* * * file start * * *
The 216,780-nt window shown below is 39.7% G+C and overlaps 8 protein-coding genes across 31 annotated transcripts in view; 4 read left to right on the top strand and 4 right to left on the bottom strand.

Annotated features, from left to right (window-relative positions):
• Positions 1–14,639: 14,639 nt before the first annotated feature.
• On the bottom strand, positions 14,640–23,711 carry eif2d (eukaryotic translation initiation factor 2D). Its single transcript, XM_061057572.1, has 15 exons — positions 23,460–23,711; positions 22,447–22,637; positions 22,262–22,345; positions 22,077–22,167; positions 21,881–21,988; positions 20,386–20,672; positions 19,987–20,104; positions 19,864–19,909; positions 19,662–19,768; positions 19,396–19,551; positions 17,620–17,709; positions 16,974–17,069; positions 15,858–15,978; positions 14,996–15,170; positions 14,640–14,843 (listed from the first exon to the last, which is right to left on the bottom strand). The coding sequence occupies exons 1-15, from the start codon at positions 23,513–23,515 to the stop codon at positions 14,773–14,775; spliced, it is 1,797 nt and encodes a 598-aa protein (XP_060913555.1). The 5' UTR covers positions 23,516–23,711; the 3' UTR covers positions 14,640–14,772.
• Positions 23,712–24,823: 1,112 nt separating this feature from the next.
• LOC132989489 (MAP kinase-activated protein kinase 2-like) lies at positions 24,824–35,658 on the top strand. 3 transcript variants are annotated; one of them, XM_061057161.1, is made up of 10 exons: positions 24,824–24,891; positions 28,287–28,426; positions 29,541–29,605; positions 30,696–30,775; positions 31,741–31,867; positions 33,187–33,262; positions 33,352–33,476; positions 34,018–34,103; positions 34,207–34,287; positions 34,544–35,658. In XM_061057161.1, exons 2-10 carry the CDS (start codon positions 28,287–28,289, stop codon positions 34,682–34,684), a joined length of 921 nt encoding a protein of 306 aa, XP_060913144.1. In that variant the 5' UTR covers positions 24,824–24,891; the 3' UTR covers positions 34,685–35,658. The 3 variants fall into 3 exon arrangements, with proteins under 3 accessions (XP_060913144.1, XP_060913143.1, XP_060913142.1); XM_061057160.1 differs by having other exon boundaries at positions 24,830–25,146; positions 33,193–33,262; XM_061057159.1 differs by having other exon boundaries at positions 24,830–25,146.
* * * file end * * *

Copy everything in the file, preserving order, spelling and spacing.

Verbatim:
The 216,780-nt window shown below is 39.7% G+C and overlaps 8 protein-coding genes across 31 annotated transcripts in view; 4 read left to right on the top strand and 4 right to left on the bottom strand.

Annotated features, from left to right (window-relative positions):
• Positions 1–14,639: 14,639 nt before the first annotated feature.
• On the bottom strand, positions 14,640–23,711 carry eif2d (eukaryotic translation initiation factor 2D). Its single transcript, XM_061057572.1, has 15 exons — positions 23,460–23,711; positions 22,447–22,637; positions 22,262–22,345; positions 22,077–22,167; positions 21,881–21,988; positions 20,386–20,672; positions 19,987–20,104; positions 19,864–19,909; positions 19,662–19,768; positions 19,396–19,551; positions 17,620–17,709; positions 16,974–17,069; positions 15,858–15,978; positions 14,996–15,170; positions 14,640–14,843 (listed from the first exon to the last, which is right to left on the bottom strand). The coding sequence occupies exons 1-15, from the start codon at positions 23,513–23,515 to the stop codon at positions 14,773–14,775; spliced, it is 1,797 nt and encodes a 598-aa protein (XP_060913555.1). The 5' UTR covers positions 23,516–23,711; the 3' UTR covers positions 14,640–14,772.
• Positions 23,712–24,823: 1,112 nt separating this feature from the next.
• LOC132989489 (MAP kinase-activated protein kinase 2-like) lies at positions 24,824–35,658 on the top strand. 3 transcript variants are annotated; one of them, XM_061057161.1, is made up of 10 exons: positions 24,824–24,891; positions 28,287–28,426; positions 29,541–29,605; positions 30,696–30,775; positions 31,741–31,867; positions 33,187–33,262; positions 33,352–33,476; positions 34,018–34,103; positions 34,207–34,287; positions 34,544–35,658. In XM_061057161.1, exons 2-10 carry the CDS (start codon positions 28,287–28,289, stop codon positions 34,682–34,684), a joined length of 921 nt encoding a protein of 306 aa, XP_060913144.1. In that variant the 5' UTR covers positions 24,824–24,891; the 3' UTR covers positions 34,685–35,658. The 3 variants fall into 3 exon arrangements, with proteins under 3 accessions (XP_060913144.1, XP_060913143.1, XP_060913142.1); XM_061057160.1 differs by having other exon boundaries at positions 24,830–25,146; positions 33,193–33,262; XM_061057159.1 differs by having other exon boundaries at positions 24,830–25,146.